This is a great little primer to help sort that out.

And, if you’re a crotchety old-school UI guy like me that prefers skipping Interface Builder or Storyboarding1, you may be interested in Austin Louden’s 100% programmatic Hello World tutorial.


  1. One of my biggest pet peeves with NIBs: they’re a horrific pain in the ass to track under version control properly.

A Short Comment on PRISM Denials


Sat, 08 Jun 2013 «permalink»

I’m not really going to comment on the whole PRISM thing itself. I don’t have nearly enough information or expertise. Obviously, the claims being leveled are pretty atrocious, and if they’re even fractionally true then it makes me pretty sad about the state of American government. But what I do have some background in is the sensitivity of top-secret leaks.

Because that’s the one thing that nobody seems to be remembering when they report on Facebook and Google and other companies denying involvement with the NSA and their PRISM initiative. The program itself is classified. I worked for a small civilian defense contractor for a year and a half as a software developer, and it was during my time with this organization that the Wikileaks/Bradley Manning stuff really kicked off. And because of this, the government really buckled down on requiring their contractors to complete courses and training about sensitive material. What a lot of people don’t understand is that when classified material is leaked, it does not become declassified.

While the NSA may have declassified portions of PRISM, any information that has not been declasified explicitly is still considered legally protected in spite of anything that anybody has reported. This means that if any organization were to discuss anything about PRISM that is still classified, the government would have the ability to bring down a pretty brutal legal hammer.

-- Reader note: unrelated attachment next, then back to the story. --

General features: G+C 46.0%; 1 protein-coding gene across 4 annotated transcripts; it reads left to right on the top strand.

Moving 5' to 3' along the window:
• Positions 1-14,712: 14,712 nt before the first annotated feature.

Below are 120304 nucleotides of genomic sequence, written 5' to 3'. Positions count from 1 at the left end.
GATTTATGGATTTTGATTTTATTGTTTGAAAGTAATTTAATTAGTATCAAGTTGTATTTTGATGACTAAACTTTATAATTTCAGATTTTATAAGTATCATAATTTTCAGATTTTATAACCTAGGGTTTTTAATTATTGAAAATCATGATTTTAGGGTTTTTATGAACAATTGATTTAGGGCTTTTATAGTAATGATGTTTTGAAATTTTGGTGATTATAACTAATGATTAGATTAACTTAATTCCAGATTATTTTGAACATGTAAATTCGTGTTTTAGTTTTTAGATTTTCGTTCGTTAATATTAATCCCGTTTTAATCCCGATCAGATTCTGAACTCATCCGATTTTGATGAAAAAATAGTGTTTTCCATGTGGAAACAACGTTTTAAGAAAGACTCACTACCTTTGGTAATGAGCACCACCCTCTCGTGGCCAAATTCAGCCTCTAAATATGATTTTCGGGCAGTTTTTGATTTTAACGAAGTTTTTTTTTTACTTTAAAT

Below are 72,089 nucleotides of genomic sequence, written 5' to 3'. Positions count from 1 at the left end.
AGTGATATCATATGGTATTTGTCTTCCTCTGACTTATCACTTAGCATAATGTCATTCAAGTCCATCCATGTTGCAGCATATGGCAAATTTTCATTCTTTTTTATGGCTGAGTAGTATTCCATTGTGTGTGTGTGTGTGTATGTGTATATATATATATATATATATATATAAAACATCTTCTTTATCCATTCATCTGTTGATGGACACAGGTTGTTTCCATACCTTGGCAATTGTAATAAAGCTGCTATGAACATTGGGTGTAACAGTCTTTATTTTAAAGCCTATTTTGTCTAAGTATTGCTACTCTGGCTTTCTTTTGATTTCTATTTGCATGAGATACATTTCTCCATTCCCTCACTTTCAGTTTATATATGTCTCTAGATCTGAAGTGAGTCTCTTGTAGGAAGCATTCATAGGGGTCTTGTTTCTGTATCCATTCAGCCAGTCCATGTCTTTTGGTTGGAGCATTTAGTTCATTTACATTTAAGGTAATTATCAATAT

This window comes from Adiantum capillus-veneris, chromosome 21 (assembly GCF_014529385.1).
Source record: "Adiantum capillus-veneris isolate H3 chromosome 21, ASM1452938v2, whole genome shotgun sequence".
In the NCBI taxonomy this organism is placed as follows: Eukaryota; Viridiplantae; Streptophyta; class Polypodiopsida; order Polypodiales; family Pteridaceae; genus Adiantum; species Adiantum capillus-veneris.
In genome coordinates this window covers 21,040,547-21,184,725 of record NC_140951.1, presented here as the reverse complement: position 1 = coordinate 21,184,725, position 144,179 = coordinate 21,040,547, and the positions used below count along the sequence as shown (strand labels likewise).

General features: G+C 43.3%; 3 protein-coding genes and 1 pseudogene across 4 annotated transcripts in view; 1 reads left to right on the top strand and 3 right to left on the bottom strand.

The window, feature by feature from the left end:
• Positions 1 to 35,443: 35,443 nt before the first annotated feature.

This isn’t a treatise on morality or ethics or my stance on the subject. Personally, there’s a reason that I no longer work for defense contractors (which is where the money is in high-tech where I live). But the PRISM situation is more than just a PR nightmare for any company that is involved; it’s a vicious legal one as well. So take that in to consideration when you judge these corporate juggernauts (as shitty as their involvement would be if it’s true) when they protect their very existence by not committing treason.

Introducing PlexConnect, an AppleTV client which Thinks Different


Wed, 05 Jun 2013 «permalink»

Plex is an amazing home theater/media management solution that runs on almost every single piece of hardware that you can think of; it also uses a “server” model where one computer in your home can run a Plex media server and other devices can act as clients to stream content off the device.